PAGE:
Latitudes Newsletter August 2017

Map Society
August 2017


Please Note: This meeting will begin at 5 PM. This will be the new meeting time for Washington Map Society meetings, per direction from the LoC Geography and Map Division.
Thursday, September 14, 2017 – 5 PM – Madison Bldg – LoC:  Chet van Duzer, who is currently on an NEH-Mellon Fellowship at the Library of Congress, will present Lighting the Way from Henricus Martellus to Martin Waldseemüller: Multispectral Imaging and Early Renaissance Cartography. 
Multi-spectral imaging is giving scholars access to centuries old writing and inscriptions that they never knew existed, or could no longer read. Chet van Duzer is one of the leading figures in this effort. His talk will discuss how multispectral images have allowed researchers to explore the relationship between Henricus Martellus' world map of 1491 and Martin Waldseemüller’s world map of 1507. Through the use of multispectral images, researchers were able to reveal damaged text on the map that had since faded to illegibility, thus illuminating how Waldseemüller had relied on the earlier map.
Thursday, October 12, 2017 – 5 PM – Madison Bldg – LoC:  Lorna Hainesworth, an ambassador for the Surveyors Historical Society and an independent scholar studying American history, will give a talk on Meriwether Lewis’s Survey at Cumberland Gap. This presentation was triggered by a survey that Meriwether Lewis conducted at Cumberland Gap in November 1806. The talk describes the anomalies in the dividing line between Virginia, North Carolina, Kentucky and Tennessee, the major contributors to the line’s survey, and the controversy that arose from the line’s placement. Lorna is a new member of WMS but has been a fixture in the history of surveying community for many years.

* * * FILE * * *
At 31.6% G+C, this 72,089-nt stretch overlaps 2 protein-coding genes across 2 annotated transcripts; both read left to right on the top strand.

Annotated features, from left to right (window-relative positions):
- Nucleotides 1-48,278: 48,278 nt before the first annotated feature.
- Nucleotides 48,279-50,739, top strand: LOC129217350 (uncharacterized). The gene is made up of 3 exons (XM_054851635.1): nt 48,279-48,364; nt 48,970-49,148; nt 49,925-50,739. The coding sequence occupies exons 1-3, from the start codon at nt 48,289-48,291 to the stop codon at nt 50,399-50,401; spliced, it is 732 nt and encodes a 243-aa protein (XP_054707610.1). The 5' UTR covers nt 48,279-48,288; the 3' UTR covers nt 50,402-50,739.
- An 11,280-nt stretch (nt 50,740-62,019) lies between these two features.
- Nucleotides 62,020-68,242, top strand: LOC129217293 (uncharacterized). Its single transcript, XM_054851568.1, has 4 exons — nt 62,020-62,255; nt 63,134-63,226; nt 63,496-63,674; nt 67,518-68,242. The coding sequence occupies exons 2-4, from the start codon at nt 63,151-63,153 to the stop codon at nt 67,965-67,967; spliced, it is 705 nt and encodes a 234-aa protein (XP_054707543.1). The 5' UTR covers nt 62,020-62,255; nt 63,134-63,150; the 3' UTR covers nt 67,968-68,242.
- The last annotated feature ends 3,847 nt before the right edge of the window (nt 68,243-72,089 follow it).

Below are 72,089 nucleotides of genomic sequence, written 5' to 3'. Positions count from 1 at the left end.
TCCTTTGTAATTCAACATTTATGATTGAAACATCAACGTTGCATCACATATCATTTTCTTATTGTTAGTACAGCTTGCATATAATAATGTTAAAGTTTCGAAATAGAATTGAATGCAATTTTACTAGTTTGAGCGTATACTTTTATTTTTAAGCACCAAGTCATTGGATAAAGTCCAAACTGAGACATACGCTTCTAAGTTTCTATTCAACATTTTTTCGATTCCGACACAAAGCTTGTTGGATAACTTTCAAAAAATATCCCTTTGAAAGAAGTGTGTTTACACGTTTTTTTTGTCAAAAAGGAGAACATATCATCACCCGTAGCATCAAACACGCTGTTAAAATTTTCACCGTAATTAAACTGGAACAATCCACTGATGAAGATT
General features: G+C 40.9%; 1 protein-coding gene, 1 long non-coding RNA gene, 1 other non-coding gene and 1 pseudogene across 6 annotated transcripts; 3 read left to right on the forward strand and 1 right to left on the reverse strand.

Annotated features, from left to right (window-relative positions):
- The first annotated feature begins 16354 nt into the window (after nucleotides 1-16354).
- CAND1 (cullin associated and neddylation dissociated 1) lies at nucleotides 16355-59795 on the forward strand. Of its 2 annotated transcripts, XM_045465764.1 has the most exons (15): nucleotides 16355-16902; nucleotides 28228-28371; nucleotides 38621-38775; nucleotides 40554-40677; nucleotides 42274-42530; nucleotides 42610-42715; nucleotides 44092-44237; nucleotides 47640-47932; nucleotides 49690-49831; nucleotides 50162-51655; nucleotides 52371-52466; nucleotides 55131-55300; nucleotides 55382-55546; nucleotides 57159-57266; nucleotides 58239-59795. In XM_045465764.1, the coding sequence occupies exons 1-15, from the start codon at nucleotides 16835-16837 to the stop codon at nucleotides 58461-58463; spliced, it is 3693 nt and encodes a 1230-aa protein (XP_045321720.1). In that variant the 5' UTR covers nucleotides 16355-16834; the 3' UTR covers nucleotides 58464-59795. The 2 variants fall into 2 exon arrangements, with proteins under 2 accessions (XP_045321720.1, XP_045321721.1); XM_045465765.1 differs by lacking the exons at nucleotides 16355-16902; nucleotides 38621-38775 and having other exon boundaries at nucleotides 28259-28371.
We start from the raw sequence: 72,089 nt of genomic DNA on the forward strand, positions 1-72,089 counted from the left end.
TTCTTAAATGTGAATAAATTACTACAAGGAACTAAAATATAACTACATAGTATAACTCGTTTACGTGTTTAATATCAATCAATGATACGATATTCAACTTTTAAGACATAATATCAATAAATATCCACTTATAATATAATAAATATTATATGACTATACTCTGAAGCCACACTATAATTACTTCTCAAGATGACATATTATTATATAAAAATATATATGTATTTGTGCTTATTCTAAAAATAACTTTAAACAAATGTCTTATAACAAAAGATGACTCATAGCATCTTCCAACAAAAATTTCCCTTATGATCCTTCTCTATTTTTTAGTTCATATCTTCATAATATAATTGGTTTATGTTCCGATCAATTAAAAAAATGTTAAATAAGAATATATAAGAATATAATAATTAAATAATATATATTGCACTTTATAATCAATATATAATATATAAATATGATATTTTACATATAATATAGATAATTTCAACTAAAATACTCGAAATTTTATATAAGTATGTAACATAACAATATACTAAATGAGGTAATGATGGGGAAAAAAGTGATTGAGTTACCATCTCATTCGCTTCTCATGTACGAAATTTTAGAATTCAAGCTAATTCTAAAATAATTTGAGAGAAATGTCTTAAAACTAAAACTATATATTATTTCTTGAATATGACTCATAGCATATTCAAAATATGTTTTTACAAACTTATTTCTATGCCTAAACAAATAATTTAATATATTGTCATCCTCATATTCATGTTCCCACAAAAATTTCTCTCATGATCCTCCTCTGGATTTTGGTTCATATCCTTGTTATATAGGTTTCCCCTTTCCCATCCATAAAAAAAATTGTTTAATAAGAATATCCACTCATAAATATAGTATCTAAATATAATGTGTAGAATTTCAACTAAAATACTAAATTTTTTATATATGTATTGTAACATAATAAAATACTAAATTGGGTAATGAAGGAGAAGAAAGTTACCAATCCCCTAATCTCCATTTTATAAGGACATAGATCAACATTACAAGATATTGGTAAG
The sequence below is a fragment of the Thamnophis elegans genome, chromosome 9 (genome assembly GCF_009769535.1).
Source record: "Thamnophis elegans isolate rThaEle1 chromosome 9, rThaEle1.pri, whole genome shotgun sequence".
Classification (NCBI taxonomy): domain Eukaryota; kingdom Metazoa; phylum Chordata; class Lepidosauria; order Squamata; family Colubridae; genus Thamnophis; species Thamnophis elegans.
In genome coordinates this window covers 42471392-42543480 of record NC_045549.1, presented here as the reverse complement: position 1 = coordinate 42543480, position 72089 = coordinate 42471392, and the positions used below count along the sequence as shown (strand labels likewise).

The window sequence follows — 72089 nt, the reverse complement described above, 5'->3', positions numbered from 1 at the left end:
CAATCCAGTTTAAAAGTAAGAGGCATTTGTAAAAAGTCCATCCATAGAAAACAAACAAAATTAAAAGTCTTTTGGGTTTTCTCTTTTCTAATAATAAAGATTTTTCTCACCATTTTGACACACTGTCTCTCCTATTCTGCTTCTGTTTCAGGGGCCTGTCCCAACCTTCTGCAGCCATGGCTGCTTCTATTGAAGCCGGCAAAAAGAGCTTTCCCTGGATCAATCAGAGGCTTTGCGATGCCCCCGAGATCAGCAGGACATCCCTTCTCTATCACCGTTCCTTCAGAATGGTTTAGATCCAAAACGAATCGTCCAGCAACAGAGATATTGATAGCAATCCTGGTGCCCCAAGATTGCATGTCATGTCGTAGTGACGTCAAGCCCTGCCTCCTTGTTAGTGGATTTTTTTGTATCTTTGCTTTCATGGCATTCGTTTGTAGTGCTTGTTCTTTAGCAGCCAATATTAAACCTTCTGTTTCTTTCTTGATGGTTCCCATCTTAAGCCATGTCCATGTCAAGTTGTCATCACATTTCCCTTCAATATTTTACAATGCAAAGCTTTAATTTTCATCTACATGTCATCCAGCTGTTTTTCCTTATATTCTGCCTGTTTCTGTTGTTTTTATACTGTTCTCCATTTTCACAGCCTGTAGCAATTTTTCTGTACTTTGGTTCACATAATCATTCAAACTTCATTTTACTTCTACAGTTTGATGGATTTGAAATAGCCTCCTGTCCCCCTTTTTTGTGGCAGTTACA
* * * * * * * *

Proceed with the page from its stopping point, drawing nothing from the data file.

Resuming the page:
Thursday, November 9, 2017 – 5 PM – Madison Bldg – LoC:  Dr. Donald L. McGuirk, is a retired physician with a keen interest in early world maps and cartographic myths. He will discuss A Survey of the Stars and Stripes on Early Maps, 1777-1795
The first official definition of the United States flag reads: "Resolved, that the flag of the United States be thirteen stripes, alternate red and white; that the union be thirteen stars, white in a blue field, representing a new Constellation." The purpose of this survey is to identify, illustrate, and discuss maps that depict, in part or in whole, a flag meeting that definition. The variety and manner are more varied than one might suppose.

The WMS Facebook page started in early spring of 2010. Four years later we had about 160 members, mainly because Richard Moore and Doug Lyon had breathed some new life into it. The WMS board felt a new effort should be made to see what, if anything, we could do with it. In July 2017, we crossed the 500 member line, a gain of 296 in the past 21 months. As the content manager, I’m pleased, but I’d like to see more actual WMS members sign on, comment on posts, and even create new posts to share with others. Growth has been largely in non-members, who are welcome to join the page without being WMS members. They tend to be about a generation younger and to live all over the world. This is not wasted effort. Some are young staffers at various map libraries in Europe; others are in the antiquarian map business; still others are working scholars, etc. It has been useful in increasing WMS name recognition, but we would benefit, from having more active WMS members. Give it a try and see what the other 500 are getting. If you have questions, my email address is in the directory. Thanks. (Bert Johnson)